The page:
After they disbanded in 1984 Cave formed Nick Cave and the Bad Seeds, and the graphic novel charts their ups and downs and the various conflicts and battles Cave fought and endured in his quest for self expression.It also features Cave performing, recording, and his music videos, like a panel that shows Cave’s duet with Kylie Minogue, 1996’s “Where the Wild Roses Grow.” The video of which features Minogue underwater in a nod to the pre-Raphaelite work, In a statement about the graphic novel Cave said, "Reinhard Kleist, master graphic novelist and myth-maker has - yet again - blown apart the conventions of the graphic novel by concocting a terrifying conflation of Cave songs, biographical half-truths and complete fabulations and creating a complex, chilling and completely bizarre journey into Cave World.But we were getting incredible footage.’ They wanted to do something bigger.But Cave is not a fan of rock documentaries, and neither are Pollard and Forsyth.(It turned out to be their most successful album ever, reaching number one in eight countries.) Cave had asked Forsyth and Pollard to film some of the songwriting process for the album in Brighton, followed by the whole of the recording session, which took place at La Fabrique, a residential recording studio in the south of France.For 15 hours a day for three weeks they filmed without any crew, just the two of them with a camera each.I know that what I have to do is to turn up in the morning and take the leap, boldly and with a certain fury, and there are a host of winged things or muses or whatever you call them that will carry me through.’ Cave in his mocked-up study It was in one of Cave’s notebooks that the phrase ‘20,000 days on earth’ was found, which became the title for the forthcoming film directed by the artists Iain Forsyth and Jane Pollard, which won the directing and the editing awards in World Cinema Documentary when it premiered at the Sundance Film Festival in January this year.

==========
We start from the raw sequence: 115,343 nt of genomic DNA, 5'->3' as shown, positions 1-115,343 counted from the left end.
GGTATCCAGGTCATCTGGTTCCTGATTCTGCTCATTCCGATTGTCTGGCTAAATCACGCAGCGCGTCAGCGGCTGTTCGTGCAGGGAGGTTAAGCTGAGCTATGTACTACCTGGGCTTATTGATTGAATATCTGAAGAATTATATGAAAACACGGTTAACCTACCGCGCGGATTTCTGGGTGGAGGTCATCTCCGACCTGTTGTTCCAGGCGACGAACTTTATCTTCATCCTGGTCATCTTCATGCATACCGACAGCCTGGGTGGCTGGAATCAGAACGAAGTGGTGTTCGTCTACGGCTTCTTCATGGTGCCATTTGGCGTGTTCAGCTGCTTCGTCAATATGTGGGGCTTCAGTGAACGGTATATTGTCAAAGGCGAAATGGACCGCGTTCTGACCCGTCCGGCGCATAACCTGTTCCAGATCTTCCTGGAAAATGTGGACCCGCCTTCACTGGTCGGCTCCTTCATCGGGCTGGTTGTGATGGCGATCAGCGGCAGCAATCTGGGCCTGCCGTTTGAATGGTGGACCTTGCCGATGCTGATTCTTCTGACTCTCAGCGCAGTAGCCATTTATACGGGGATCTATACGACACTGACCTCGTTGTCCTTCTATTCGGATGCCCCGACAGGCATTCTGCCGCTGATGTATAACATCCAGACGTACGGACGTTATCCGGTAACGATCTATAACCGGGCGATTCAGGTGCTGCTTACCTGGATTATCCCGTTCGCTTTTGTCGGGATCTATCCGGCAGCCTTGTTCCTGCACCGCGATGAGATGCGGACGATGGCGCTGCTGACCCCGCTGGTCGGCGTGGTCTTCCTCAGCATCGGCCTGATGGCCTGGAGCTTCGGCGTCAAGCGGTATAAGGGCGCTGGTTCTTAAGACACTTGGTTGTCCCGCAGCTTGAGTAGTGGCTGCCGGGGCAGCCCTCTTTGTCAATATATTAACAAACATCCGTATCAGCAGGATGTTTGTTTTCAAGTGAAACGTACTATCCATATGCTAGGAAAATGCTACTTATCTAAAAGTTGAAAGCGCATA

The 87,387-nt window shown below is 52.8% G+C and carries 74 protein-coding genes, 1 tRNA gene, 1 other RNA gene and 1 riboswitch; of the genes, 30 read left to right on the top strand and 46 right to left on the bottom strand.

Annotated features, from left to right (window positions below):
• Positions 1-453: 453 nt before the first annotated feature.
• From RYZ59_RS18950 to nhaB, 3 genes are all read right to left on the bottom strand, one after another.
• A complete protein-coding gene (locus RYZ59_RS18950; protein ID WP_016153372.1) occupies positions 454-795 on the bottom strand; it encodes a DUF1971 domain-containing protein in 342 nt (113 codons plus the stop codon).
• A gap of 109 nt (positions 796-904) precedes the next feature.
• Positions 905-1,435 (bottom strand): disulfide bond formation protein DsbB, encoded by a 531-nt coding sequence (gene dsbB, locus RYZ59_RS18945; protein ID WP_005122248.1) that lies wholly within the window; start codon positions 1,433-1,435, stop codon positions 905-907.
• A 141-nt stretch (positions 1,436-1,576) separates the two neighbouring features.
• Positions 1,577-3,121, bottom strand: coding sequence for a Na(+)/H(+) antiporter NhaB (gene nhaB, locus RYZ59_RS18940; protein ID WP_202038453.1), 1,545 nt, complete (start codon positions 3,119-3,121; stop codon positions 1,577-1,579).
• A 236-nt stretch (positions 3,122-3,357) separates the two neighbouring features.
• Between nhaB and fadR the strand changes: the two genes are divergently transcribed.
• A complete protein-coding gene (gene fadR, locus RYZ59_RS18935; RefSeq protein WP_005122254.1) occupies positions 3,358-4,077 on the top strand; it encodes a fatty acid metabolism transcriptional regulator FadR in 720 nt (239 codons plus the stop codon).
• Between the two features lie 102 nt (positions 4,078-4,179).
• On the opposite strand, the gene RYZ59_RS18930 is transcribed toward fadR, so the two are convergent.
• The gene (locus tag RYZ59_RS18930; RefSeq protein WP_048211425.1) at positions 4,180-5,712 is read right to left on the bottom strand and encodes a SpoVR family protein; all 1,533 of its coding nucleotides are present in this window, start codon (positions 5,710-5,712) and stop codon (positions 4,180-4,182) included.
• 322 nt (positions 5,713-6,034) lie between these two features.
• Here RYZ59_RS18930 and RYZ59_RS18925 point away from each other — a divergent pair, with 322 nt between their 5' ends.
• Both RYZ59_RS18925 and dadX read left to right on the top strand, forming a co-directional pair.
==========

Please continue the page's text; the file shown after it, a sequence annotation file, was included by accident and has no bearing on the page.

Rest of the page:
Earlier this summer, shortly after winning an Ivor Novello Award for his last album, Push the Sky Away, Nick Cave is in his house in Brighton, preparing to go on tour in America with his band, the Bad Seeds. He has, he admits, worn a tracksuit, but if he wears it on the tour bus, the others all throw things and call him Coach, so he has stopped that now.‘They have a way of filming, and lighting,’ Cave says, ‘where everybody looks good and interesting.’ Forsyth and Pollard found a producer, James Wilson, and on his advice recorded all their ideas on a ‘mood reel’.‘Nick trusted us after that, and Jim took it to Film4 and the BFI, and within a couple of weeks they were on board,’ Pollard says.And that’s how it’s done,’ he says, fiddling fussily with the stickers.‘I’m still very crystal meth about the way I write.’ Writer’s block is not something that Cave has encountered.